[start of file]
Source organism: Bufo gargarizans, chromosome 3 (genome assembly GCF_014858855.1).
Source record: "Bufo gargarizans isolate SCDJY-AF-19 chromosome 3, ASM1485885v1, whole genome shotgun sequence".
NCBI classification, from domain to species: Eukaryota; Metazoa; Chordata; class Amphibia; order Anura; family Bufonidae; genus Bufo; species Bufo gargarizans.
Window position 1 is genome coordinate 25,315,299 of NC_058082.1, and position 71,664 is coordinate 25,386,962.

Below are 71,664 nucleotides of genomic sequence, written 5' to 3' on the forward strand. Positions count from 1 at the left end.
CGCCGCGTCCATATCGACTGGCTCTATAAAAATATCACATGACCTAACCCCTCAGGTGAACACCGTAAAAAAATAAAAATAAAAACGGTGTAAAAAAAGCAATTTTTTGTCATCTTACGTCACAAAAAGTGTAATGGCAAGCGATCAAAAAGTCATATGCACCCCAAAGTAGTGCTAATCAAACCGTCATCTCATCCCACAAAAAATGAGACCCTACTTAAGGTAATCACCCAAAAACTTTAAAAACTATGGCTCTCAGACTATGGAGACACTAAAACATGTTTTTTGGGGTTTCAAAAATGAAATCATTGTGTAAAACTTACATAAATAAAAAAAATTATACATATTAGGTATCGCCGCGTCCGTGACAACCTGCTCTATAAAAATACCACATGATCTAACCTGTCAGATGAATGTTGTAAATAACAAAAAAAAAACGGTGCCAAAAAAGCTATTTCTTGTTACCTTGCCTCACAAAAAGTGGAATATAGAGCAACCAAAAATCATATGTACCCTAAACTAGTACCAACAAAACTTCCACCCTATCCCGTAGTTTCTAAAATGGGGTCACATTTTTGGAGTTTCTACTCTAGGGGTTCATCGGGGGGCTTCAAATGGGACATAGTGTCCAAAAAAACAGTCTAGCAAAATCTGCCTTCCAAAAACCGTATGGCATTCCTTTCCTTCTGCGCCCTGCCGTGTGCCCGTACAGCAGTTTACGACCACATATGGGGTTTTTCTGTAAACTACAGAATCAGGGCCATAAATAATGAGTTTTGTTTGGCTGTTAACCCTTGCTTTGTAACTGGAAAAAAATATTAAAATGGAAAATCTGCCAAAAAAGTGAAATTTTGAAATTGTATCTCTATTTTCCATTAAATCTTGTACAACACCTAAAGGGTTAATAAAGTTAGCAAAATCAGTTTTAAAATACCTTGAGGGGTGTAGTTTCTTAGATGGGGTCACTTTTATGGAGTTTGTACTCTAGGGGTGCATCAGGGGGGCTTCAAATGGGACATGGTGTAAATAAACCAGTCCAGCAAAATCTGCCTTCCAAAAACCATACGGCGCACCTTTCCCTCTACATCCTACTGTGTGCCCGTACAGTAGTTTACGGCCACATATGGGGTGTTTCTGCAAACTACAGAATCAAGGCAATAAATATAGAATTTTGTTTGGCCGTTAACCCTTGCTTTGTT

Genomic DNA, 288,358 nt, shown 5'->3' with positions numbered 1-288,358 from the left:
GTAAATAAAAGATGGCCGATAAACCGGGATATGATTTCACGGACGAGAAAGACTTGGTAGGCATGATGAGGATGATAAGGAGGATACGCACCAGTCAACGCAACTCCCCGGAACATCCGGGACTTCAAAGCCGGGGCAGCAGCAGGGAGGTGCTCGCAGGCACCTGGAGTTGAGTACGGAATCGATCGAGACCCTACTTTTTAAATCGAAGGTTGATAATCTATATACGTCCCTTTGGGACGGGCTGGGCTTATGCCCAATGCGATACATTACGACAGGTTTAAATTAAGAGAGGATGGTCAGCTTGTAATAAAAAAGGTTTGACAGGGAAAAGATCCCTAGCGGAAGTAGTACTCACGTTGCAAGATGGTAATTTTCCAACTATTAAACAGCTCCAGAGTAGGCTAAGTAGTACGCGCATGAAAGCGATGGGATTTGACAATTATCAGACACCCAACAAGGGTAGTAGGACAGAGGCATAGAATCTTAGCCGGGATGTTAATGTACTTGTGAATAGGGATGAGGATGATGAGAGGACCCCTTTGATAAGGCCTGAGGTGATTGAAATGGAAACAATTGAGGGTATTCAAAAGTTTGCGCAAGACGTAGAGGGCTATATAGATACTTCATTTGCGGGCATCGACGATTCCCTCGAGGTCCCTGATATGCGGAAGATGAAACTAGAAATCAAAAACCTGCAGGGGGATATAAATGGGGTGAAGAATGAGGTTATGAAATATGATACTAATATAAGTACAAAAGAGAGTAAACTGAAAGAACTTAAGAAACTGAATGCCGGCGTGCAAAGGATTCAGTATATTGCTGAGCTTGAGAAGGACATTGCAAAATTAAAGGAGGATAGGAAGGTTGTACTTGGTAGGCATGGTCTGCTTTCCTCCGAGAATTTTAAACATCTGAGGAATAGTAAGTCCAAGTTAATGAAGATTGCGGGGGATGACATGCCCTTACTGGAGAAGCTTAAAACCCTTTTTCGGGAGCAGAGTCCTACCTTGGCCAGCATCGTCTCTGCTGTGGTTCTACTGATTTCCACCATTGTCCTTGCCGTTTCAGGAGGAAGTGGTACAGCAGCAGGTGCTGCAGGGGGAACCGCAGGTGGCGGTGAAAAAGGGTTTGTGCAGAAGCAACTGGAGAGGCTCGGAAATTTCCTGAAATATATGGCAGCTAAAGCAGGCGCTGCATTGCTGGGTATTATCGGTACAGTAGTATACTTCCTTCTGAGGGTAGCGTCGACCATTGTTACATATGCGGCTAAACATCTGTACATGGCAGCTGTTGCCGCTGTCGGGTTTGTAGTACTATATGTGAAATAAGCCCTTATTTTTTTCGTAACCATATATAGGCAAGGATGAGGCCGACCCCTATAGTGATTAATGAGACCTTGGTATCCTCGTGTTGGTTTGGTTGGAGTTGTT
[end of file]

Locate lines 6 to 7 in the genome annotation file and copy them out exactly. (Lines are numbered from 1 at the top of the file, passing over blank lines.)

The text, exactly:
CGCCGCGTCCATATCGACTGGCTCTATAAAAATATCACATGACCTAACCCCTCAGGTGAACACCGTAAAAAAATAAAAATAAAAACGGTGTAAAAAAAGCAATTTTTTGTCATCTTACGTCACAAAAAGTGTAATGGCAAGCGATCAAAAAGTCATATGCACCCCAAAGTAGTGCTAATCAAACCGTCATCTCATCCCACAAAAAATGAGACCCTACTTAAGGTAATCACCCAAAAACTTTAAAAACTATGGCTCTCAGACTATGGAGACACTAAAACATGTTTTTTGGGGTTTCAAAAATGAAATCATTGTGTAAAACTTACATAAATAAAAAAAATTATACATATTAGGTATCGCCGCGTCCGTGACAACCTGCTCTATAAAAATACCACATGATCTAACCTGTCAGATGAATGTTGTAAATAACAAAAAAAAAACGGTGCCAAAAAAGCTATTTCTTGTTACCTTGCCTCACAAAAAGTGGAATATAGAGCAACCAAAAATCATATGTACCCTAAACTAGTACCAACAAAACTTCCACCCTATCCCGTAGTTTCTAAAATGGGGTCACATTTTTGGAGTTTCTACTCTAGGGGTTCATCGGGGGGCTTCAAATGGGACATAGTGTCCAAAAAAACAGTCTAGCAAAATCTGCCTTCCAAAAACCGTATGGCATTCCTTTCCTTCTGCGCCCTGCCGTGTGCCCGTACAGCAGTTTACGACCACATATGGGGTTTTTCTGTAAACTACAGAATCAGGGCCATAAATAATGAGTTTTGTTTGGCTGTTAACCCTTGCTTTGTAACTGGAAAAAAATATTAAAATGGAAAATCTGCCAAAAAAGTGAAATTTTGAAATTGTATCTCTATTTTCCATTAAATCTTGTACAACACCTAAAGGGTTAATAAAGTTAGCAAAATCAGTTTTAAAATACCTTGAGGGGTGTAGTTTCTTAGATGGGGTCACTTTTATGGAGTTTGTACTCTAGGGGTGCATCAGGGGGGCTTCAAATGGGACATGGTGTAAATAAACCAGTCCAGCAAAATCTGCCTTCCAAAAACCATACGGCGCACCTTTCCCTCTACATCCTACTGTGTGCCCGTACAGTAGTTTACGGCCACATATGGGGTGTTTCTGCAAACTACAGAATCAAGGCAATAAATATAGAATTTTGTTTGGCCGTTAACCCTTGCTTTGTT

Genomic DNA, 288,358 nt, shown 5'->3' with positions numbered 1-288,358 from the left: